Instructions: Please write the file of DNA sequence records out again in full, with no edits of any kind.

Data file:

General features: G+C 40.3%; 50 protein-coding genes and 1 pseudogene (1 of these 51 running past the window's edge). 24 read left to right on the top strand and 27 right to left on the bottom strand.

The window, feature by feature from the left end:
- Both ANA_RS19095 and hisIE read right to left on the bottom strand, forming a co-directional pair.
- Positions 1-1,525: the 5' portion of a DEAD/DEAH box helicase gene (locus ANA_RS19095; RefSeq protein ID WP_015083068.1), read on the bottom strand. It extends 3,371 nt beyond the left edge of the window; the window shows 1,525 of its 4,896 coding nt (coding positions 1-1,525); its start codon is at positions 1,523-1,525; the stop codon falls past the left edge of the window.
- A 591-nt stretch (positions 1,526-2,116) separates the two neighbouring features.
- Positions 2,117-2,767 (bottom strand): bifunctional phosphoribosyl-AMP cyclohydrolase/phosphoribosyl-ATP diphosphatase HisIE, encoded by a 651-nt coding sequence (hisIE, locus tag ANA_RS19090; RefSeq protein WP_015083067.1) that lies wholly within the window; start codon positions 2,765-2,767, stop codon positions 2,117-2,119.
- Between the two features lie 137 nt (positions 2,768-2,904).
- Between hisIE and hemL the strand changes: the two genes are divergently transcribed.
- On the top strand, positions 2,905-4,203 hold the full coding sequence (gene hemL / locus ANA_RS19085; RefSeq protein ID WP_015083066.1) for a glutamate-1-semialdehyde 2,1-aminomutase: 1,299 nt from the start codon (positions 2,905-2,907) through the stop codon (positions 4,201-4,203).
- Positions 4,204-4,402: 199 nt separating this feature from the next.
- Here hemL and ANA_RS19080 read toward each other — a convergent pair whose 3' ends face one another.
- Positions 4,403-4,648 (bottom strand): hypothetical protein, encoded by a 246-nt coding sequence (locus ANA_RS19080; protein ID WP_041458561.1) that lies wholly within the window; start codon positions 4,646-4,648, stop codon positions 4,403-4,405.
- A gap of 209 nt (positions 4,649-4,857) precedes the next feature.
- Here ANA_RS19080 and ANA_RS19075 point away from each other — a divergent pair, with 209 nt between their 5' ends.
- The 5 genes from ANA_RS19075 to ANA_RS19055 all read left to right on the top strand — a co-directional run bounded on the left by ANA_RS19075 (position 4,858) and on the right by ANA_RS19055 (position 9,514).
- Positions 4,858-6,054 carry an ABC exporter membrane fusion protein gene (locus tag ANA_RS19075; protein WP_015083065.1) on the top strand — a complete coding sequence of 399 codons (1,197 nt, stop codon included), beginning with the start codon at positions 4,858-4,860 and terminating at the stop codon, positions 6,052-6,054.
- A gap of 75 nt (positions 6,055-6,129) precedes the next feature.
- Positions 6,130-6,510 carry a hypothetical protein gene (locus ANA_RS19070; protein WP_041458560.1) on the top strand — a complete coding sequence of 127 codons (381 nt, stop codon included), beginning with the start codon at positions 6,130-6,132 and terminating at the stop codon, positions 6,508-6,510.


General features: G+C 40.3%; 50 protein-coding genes and 1 pseudogene (1 of these 51 running past the window's edge). 24 read left to right on the top strand and 27 right to left on the bottom strand.

The window, feature by feature from the left end:
- Both ANA_RS19095 and hisIE read right to left on the bottom strand, forming a co-directional pair.
- Positions 1-1,525: the 5' portion of a DEAD/DEAH box helicase gene (locus ANA_RS19095; RefSeq protein ID WP_015083068.1), read on the bottom strand. It extends 3,371 nt beyond the left edge of the window; the window shows 1,525 of its 4,896 coding nt (coding positions 1-1,525); its start codon is at positions 1,523-1,525; the stop codon falls past the left edge of the window.
- A 591-nt stretch (positions 1,526-2,116) separates the two neighbouring features.
- Positions 2,117-2,767 (bottom strand): bifunctional phosphoribosyl-AMP cyclohydrolase/phosphoribosyl-ATP diphosphatase HisIE, encoded by a 651-nt coding sequence (hisIE, locus tag ANA_RS19090; RefSeq protein WP_015083067.1) that lies wholly within the window; start codon positions 2,765-2,767, stop codon positions 2,117-2,119.
- Between the two features lie 137 nt (positions 2,768-2,904).
- Between hisIE and hemL the strand changes: the two genes are divergently transcribed.
- On the top strand, positions 2,905-4,203 hold the full coding sequence (gene hemL / locus ANA_RS19085; RefSeq protein ID WP_015083066.1) for a glutamate-1-semialdehyde 2,1-aminomutase: 1,299 nt from the start codon (positions 2,905-2,907) through the stop codon (positions 4,201-4,203).
- Positions 4,204-4,402: 199 nt separating this feature from the next.
- Here hemL and ANA_RS19080 read toward each other — a convergent pair whose 3' ends face one another.
- Positions 4,403-4,648 (bottom strand): hypothetical protein, encoded by a 246-nt coding sequence (locus ANA_RS19080; protein ID WP_041458561.1) that lies wholly within the window; start codon positions 4,646-4,648, stop codon positions 4,403-4,405.
- A gap of 209 nt (positions 4,649-4,857) precedes the next feature.
- Here ANA_RS19080 and ANA_RS19075 point away from each other — a divergent pair, with 209 nt between their 5' ends.
- The 5 genes from ANA_RS19075 to ANA_RS19055 all read left to right on the top strand — a co-directional run bounded on the left by ANA_RS19075 (position 4,858) and on the right by ANA_RS19055 (position 9,514).
- Positions 4,858-6,054 carry an ABC exporter membrane fusion protein gene (locus tag ANA_RS19075; protein WP_015083065.1) on the top strand — a complete coding sequence of 399 codons (1,197 nt, stop codon included), beginning with the start codon at positions 4,858-4,860 and terminating at the stop codon, positions 6,052-6,054.
- A gap of 75 nt (positions 6,055-6,129) precedes the next feature.
- Positions 6,130-6,510 carry a hypothetical protein gene (locus ANA_RS19070; protein WP_041458560.1) on the top strand — a complete coding sequence of 127 codons (381 nt, stop codon included), beginning with the start codon at positions 6,130-6,132 and terminating at the stop codon, positions 6,508-6,510.